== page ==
Chapter 19

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This one is for Kerrie Salsac because I know how much she loves Dietrich. And because I miss hearing from her--though I know she's very busy! Hugs, Kerrie!

Enjoy the feels, everyone!


I found Thea and Raymond still waiting in the hall. 

They’d been sitting on the floor, but they jumped to their feet when they saw me.

Thea started to run to me, but then she hesitated. “How are you?”

The power I’d felt moments earlier drained away. “Good. I am well. I feel better. Free.” A wave of exhaustion swept through me. I staggered, and Raymond grabbed me. 

He lifted me in his arms. “Are you sure you’re all right?” 

I leaned my head on his shoulder. “Yes. I feel new. I’m just…so tired.”

Thea shouldered her bag and Raymond’s. “And no wonder, with what you’ve been through this evening. Ready to leave?”


I snuggled against Raymond. He carried me all the way to my room, even though boys weren’t supposed to be in that wing. Everyone was asleep, so no one knew. He helped Thea take off my boots because her hand was swollen and bruised from hitting Delphine. Then he kissed my forehead and said he’d see me in the morning. I barely was aware of Thea helping me take off my corset. Somehow, I put on my nightgown and crawled into bed. 

I dreamed, and in my dreams I was fighting Jensen Cornelius with a sword on the Alchemy’s main stage. My rage gave me strength and speed. I disarmed him, sending his sword skittering across the stage. I shoved him to the ground and aimed my blade for his heart.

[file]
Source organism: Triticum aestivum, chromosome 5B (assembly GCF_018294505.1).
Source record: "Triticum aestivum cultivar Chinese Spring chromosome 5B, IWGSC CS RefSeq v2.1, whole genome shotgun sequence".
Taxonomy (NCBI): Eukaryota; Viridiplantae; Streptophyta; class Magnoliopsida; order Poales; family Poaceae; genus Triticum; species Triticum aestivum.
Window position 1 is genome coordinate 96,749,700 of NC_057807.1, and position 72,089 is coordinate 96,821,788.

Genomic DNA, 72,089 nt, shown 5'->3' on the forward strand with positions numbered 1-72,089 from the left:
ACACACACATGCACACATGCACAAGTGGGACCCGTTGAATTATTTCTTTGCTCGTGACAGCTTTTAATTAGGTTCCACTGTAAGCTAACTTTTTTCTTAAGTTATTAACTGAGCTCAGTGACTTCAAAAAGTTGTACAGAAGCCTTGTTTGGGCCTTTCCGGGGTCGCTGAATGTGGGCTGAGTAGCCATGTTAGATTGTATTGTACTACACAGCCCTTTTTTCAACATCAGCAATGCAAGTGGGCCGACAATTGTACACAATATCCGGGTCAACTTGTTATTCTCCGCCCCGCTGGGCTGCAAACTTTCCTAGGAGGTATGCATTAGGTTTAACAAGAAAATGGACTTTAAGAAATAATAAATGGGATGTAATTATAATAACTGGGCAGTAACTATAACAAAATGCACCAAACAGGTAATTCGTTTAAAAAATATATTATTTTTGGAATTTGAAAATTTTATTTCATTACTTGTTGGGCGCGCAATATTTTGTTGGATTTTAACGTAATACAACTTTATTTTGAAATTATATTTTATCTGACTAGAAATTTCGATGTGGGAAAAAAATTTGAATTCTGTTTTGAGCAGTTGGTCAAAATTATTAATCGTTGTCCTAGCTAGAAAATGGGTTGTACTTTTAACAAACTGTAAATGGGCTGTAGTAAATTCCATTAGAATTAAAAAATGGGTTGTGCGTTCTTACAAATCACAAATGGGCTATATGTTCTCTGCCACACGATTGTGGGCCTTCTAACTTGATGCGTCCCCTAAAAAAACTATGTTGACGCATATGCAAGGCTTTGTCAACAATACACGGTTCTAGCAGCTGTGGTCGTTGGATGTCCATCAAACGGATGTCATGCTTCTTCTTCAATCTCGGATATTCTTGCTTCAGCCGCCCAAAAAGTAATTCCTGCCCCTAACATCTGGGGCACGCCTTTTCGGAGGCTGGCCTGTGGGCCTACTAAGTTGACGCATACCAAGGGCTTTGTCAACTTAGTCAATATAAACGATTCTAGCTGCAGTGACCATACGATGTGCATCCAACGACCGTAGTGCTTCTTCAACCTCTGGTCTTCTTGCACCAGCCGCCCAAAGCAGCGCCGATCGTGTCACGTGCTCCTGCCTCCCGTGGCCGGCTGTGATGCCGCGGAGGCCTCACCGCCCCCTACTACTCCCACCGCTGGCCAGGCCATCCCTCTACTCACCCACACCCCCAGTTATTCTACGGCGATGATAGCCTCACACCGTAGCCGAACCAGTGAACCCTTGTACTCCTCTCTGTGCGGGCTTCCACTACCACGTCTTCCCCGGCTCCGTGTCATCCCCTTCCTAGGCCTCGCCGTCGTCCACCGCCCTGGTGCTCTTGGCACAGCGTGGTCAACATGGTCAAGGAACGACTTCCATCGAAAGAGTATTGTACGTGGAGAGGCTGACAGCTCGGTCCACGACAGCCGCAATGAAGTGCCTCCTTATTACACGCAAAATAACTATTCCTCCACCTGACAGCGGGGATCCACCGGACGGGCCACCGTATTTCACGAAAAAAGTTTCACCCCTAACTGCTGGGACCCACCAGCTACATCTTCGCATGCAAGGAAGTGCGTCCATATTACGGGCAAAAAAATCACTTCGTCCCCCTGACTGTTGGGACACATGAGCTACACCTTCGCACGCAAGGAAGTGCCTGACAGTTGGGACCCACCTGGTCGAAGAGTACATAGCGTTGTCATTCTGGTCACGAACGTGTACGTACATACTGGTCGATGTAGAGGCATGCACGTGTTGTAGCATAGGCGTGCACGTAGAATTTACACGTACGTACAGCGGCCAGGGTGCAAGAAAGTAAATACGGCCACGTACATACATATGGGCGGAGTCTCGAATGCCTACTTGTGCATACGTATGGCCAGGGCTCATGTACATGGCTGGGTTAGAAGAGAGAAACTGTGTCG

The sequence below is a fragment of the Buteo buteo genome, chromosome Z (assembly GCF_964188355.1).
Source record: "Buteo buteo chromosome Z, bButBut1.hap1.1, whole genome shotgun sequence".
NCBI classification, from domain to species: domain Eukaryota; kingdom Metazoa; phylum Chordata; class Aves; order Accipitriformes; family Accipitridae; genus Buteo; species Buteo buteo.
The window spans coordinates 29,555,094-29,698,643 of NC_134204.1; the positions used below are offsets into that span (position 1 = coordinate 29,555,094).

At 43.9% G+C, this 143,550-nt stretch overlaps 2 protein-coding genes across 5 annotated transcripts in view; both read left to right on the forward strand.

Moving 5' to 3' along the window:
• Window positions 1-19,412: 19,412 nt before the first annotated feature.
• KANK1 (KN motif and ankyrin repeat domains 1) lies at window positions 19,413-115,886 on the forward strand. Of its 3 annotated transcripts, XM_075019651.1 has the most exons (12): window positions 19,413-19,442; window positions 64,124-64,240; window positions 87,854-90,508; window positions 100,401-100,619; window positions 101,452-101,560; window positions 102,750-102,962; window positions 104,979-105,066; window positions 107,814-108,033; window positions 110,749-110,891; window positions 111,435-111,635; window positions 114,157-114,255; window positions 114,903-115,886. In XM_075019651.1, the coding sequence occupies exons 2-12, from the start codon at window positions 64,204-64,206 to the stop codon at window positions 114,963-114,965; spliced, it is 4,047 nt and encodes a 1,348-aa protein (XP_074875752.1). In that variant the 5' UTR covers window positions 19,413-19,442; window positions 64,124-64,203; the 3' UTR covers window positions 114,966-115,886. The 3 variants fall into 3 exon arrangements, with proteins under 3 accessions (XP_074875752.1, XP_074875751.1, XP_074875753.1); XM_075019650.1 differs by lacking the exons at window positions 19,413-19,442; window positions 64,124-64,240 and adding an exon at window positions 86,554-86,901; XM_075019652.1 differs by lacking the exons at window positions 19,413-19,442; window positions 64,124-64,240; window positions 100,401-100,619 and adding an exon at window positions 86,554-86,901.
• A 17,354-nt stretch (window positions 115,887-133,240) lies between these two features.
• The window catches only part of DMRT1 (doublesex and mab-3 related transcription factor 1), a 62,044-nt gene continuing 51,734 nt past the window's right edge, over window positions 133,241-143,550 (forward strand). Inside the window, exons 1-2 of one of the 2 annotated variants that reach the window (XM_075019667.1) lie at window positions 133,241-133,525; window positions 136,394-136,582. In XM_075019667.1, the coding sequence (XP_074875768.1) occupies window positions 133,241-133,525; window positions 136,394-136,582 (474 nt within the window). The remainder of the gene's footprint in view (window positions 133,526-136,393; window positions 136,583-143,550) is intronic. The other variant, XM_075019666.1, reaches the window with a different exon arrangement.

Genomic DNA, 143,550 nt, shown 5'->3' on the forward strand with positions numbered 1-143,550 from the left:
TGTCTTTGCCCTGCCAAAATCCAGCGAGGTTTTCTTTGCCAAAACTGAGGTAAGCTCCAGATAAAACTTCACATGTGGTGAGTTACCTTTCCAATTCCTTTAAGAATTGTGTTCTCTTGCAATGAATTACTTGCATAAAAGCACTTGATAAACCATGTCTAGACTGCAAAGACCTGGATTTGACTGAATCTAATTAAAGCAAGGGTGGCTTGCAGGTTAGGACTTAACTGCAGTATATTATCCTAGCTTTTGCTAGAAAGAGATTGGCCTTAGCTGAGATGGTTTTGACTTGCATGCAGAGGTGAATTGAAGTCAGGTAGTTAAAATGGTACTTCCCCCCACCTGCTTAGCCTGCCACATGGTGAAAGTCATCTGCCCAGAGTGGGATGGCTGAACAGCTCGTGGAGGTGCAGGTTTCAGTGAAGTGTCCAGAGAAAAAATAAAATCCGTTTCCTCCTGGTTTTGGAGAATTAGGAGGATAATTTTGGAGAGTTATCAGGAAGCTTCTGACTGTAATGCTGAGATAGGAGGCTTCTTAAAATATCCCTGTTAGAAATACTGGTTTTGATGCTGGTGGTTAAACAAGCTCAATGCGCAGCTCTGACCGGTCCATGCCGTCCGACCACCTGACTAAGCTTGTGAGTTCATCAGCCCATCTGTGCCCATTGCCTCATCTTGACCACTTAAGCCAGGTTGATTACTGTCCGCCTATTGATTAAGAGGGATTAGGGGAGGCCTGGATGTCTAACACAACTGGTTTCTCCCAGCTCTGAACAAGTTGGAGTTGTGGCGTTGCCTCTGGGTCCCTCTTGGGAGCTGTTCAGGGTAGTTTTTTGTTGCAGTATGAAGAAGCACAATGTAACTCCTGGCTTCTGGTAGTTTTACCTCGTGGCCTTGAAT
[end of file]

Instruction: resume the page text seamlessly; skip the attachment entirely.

“Claire!” he pled. “Please.”

But I refused to show mercy. I plunged the sword into his heart. The blood welled up from the wound, soaking his shirt and spilling onto the stage. 

“It…wasn’t me,” he rasped, blood bubbling from his lips.

The voice. It wasn’t Jensen’s. I dropped to my knees beside him and grabbed the skin of his face with both hands. It ripped away like paper. And that’s when I knew.

It had only been a mask.

I tore the rest of it away, strip by strip. 

The face that I uncovered, the eyes that held the shadow of death belonged to Dietrich.

“I’m so sorry,” I cried. “I had to kill the monster.”

“I know,” he whispered. His eyes grew vacant. Empty.

I jolted awake, my heart pounding, my body damp with sweat. Dear god, I’d left Dietrich locked in the lift.

I checked the clock, its face luminescent in the dim light. Three in the morning. I stumbled out of bed and grabbed my dressing gown from the chair along the wall. I glanced at Thea. I must not have made much noise during the dream because she still slept.

I fumbled with my skirt which had been left in an uncharacteristic heap on the floor. I grabbed the padlock key from the pocket and slipped out the door.

The dim hall lights seemed bright to my eyes. But they soon adjusted, and I crept carefully through the deserted halls to the main stage. When I reached the wings on stage right, I hurried to the control panel on the wall and pressed the button to lower the lift.

It jolted and then glided to the floor. Dietrich grunted groggily.

I rushed around the pin rail to the front of the lift and peeked in. Dietrich was just struggling to sit up. He turned his head side to side, seeming disoriented. He’d discarded his waistcoat and looked as if he’d tried to wad it up into a pillow. His shirt was untucked and completely unbuttoned. His eyes looked puffy and bleary, and his hair was a spiky mess. The right side of his face was criss-crossed with red lines where he’d been leaning against the metal mesh of the lift.

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